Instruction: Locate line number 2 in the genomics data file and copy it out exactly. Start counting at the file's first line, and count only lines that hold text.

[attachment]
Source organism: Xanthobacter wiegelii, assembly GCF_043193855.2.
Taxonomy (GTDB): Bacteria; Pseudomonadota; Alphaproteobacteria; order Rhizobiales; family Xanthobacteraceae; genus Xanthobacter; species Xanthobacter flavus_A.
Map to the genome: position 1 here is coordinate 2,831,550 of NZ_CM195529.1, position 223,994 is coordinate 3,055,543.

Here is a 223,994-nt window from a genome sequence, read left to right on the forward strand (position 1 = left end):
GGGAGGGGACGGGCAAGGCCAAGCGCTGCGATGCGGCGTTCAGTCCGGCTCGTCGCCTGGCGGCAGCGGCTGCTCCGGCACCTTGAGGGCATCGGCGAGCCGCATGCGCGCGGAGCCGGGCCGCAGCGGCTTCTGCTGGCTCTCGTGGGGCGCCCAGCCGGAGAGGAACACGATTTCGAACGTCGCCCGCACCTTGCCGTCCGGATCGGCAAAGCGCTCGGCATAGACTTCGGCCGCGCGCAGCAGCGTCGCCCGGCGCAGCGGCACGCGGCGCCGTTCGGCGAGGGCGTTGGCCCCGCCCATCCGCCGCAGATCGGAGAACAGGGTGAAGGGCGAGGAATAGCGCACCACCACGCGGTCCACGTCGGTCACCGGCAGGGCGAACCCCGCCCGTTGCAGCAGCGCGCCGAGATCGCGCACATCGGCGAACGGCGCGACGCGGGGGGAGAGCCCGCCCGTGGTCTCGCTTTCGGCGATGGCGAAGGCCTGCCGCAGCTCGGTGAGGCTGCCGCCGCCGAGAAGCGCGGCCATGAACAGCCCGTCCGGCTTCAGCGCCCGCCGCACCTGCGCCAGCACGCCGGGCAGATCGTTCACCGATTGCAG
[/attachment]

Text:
Taxonomy (GTDB): Bacteria; Pseudomonadota; Alphaproteobacteria; order Rhizobiales; family Xanthobacteraceae; genus Xanthobacter; species Xanthobacter flavus_A.